Saving for college is important if you want to assist your children in furthering their education. 529 plans are well known and commonly discussed but we rarely hear about other ways to save for a child’s education. This is where the Uniform Gift to Minors Act (UGMA) and Uniform Transfer to Minors Act (UTMA) become relevant. This draft legislation has been around for decades and most states have enacted it, thereby creating what are often nicknamed UGMA and UTMA accounts.
What are the basic rules of UGMA and UTMA accounts?
UGMA/UTMA accounts allow you to save for a child’s expenses. These accounts can be used for college tuition, or they can cover a wide array of other expenses. This is a benefit UTMA/UGMA accounts have over 529 plans. For instance, UTMA/UGMA account assets can be used to buy a child a car while a 529 plan cannot. These accounts can be set up at any major brokerage or through your financial advisor. There are no limits on how much you can contribute, but there can be some federal gift tax considerations if you contribute an amount above the annual gift tax exclusion. In 2017 the annual gift tax exclusion for single tax filers is $14,000 and doubles to $28,000 for married filers. If you give more than that in one year you should consult with a tax preparer about filing a gift tax form. Any amount you contribute to a UGMA/UTMA account is irrevocable and you cannot take it back.
Who owns an UGMA or UTMA?
While a child is under the age of majority, a custodian for the account is required. The custodian acts in the best interest of the child who is the beneficiary of the account. Once the child reaches the age of majority, which could be 18 or 21 depending on your state of residence, the beneficiary officially owns the account. They can do whatever they want with the funds whether the original donor approves or not. Generally speaking, the financial institution will require some paperwork at that age to get the account re-registered in their name.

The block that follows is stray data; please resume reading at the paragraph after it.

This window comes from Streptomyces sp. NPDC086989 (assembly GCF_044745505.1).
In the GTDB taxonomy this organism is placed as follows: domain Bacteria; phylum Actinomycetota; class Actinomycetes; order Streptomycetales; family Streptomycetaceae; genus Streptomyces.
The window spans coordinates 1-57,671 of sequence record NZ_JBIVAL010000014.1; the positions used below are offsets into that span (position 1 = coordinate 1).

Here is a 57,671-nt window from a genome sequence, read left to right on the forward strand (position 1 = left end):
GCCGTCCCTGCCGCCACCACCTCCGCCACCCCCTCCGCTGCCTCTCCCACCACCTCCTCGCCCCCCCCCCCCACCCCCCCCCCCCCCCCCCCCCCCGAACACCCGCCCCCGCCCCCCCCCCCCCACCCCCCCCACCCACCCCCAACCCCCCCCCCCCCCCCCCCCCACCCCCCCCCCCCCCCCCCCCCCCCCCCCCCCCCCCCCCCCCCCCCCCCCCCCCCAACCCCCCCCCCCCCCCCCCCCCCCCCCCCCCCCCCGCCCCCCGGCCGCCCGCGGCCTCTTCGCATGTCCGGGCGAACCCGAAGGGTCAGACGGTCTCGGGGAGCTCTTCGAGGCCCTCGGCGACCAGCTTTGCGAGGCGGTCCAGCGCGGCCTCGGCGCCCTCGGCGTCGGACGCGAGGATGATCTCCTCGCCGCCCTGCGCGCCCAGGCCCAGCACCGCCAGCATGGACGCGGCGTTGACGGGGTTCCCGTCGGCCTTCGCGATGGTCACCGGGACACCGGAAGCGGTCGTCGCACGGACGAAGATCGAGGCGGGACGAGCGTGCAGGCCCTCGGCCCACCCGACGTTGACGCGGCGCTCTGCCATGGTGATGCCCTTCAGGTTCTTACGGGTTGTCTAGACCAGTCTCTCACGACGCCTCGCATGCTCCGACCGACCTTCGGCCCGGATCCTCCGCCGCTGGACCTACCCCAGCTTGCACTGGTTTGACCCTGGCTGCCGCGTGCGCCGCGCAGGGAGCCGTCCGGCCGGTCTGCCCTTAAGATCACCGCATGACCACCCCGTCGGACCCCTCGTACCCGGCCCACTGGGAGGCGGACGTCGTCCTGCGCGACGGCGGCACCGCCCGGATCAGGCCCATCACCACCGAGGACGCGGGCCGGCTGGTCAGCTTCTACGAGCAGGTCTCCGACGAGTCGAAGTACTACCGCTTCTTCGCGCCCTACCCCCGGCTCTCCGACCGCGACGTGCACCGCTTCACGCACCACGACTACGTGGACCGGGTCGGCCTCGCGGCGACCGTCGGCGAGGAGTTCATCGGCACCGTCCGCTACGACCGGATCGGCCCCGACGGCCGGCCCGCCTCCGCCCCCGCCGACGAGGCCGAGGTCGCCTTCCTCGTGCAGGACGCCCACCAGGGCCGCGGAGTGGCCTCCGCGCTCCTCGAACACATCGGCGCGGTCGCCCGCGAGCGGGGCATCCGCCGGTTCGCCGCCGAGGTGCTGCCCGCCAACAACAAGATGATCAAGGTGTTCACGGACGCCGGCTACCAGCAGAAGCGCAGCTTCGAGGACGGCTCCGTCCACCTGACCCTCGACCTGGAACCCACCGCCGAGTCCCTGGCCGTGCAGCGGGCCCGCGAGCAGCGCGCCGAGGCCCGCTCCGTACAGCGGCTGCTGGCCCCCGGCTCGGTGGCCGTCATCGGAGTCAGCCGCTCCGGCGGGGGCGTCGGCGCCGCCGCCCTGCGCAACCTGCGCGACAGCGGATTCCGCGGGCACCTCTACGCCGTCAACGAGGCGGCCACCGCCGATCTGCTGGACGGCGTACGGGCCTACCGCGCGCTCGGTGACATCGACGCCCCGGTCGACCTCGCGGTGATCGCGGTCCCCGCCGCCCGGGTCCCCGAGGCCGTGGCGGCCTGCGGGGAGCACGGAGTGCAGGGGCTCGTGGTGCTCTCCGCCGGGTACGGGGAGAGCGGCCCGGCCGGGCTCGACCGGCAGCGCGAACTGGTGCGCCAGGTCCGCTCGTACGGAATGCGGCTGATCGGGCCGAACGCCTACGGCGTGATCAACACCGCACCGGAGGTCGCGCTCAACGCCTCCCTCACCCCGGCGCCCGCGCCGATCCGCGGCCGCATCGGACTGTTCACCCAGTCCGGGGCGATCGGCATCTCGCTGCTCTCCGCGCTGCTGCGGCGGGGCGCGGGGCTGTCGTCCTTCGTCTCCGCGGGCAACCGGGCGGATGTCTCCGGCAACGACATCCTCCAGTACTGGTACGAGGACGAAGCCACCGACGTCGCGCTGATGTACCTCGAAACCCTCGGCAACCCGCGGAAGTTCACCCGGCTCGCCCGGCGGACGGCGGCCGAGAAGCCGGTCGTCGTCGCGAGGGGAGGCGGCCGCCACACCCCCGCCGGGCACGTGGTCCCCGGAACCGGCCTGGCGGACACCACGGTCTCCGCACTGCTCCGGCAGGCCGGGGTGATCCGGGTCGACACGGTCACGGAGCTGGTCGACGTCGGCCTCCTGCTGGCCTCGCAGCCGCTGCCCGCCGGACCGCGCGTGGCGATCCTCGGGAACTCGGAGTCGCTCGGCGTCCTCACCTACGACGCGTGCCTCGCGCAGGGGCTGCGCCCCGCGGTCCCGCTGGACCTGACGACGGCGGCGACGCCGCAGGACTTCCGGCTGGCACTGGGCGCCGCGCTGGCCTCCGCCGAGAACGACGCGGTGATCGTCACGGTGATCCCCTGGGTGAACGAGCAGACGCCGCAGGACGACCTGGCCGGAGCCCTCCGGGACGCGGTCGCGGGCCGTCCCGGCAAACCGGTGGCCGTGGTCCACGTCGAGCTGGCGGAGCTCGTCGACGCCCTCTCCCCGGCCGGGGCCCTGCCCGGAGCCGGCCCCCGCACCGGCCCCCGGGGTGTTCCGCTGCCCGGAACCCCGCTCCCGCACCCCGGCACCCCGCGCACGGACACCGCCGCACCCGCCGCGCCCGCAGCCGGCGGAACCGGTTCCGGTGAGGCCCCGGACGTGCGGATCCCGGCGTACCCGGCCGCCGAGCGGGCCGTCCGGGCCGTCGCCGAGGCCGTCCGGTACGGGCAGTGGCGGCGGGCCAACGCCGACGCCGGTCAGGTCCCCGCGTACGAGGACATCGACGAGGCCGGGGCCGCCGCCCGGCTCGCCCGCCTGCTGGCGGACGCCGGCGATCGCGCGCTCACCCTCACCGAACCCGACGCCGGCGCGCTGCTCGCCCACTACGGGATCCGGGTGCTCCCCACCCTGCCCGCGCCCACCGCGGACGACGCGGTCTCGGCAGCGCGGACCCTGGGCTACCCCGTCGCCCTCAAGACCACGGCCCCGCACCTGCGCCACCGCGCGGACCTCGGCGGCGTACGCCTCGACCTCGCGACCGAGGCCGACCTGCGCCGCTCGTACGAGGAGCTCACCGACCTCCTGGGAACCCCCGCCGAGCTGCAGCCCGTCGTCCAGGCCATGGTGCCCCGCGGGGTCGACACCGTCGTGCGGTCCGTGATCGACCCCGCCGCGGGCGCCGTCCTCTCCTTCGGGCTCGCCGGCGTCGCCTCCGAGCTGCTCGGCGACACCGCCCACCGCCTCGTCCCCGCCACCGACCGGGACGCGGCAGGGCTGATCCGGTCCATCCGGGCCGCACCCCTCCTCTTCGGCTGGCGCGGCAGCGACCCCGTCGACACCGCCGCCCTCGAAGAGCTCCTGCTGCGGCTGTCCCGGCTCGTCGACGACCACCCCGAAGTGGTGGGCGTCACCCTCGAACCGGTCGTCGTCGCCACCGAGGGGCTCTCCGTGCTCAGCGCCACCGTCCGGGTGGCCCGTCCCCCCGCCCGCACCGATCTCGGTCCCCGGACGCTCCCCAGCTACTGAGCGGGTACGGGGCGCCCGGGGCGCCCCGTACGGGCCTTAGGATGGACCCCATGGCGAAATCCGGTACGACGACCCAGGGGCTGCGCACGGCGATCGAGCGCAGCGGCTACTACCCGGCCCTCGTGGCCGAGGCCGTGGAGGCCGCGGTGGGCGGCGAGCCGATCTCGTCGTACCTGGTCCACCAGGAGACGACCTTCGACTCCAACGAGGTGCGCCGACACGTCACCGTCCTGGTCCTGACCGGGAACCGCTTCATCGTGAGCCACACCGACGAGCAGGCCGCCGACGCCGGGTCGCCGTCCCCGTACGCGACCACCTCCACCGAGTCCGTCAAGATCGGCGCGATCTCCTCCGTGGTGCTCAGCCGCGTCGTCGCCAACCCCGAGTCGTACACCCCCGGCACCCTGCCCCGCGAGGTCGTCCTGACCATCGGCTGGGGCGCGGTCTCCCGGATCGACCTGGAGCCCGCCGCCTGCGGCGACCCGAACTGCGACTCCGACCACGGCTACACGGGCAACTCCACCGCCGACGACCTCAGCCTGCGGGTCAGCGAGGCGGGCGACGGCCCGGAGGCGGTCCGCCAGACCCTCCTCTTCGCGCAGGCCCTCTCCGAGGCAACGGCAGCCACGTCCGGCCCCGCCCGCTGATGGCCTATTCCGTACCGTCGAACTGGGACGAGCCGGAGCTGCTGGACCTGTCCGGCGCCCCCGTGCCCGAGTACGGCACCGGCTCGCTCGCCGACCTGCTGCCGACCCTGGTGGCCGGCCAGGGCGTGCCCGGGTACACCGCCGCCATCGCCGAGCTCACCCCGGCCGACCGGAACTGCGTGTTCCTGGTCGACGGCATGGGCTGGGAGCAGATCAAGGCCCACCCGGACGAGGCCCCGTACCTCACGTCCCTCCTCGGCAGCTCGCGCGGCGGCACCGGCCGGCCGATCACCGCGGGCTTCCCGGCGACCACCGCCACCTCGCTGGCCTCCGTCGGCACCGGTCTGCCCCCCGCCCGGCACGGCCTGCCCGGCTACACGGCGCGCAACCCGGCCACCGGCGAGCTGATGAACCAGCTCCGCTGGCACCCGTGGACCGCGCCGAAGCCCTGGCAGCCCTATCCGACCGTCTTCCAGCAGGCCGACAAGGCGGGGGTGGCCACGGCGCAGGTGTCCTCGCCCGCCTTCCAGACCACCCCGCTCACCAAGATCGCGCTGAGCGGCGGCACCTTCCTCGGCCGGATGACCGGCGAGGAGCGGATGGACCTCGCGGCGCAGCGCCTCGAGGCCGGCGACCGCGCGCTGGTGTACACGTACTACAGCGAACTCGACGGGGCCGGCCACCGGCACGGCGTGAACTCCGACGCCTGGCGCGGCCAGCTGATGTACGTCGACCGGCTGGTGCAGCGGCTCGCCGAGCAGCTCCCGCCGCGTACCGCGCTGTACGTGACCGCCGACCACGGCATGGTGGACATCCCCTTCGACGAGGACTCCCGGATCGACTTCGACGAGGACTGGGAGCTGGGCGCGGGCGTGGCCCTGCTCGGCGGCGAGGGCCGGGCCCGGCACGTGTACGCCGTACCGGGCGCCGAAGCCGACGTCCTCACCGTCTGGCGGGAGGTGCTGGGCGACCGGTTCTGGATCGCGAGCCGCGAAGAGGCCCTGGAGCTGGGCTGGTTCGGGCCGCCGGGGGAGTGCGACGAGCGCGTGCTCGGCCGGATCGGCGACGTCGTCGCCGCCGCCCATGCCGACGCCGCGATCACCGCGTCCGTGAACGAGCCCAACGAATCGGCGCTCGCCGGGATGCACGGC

What investments are available in an UGMA and UTMA?
The difference between UGMA and UTMA accounts matter when we consider what type of investments each hold. UGMA accounts can hold cash, securities (like mutual funds and stocks), and life insurance policies. UTMA accounts allow you to hold the same assets as the UGMA but in addition they can hold property.
What are the tax implications of an UGMA or UTMA?
The person giving a security to the child may benefit by moving an asset taxed at the custodian’s higher tax rate to the child’s lower tax rate. However, there are limits to this tax saving strategy due to the Kiddie tax rules. These rules state that in 2017 a child can receive $1,050 in unearned income (investment income) without being taxed, the next $1,050 will be taxed at the child’s tax rate. Any income over a total $2,100 of unearned income will be taxed at the parent’s marginal tax bracket.
Do UGMA’s or UTMA’s affect Financial Aid?
The assets held in UGMA and UTMA accounts can affect financial aid packages for children. The FAFSA and Expected Family Contribution calculation take into consideration these funds as assets of both the parent and child. Assets in the child’s name have a larger impact than assets in the parent’s name. This is because they expect that any assets a child holds would be used to pay for college in larger proportion than their parent’s holdings.
Elise Murphy, CFP®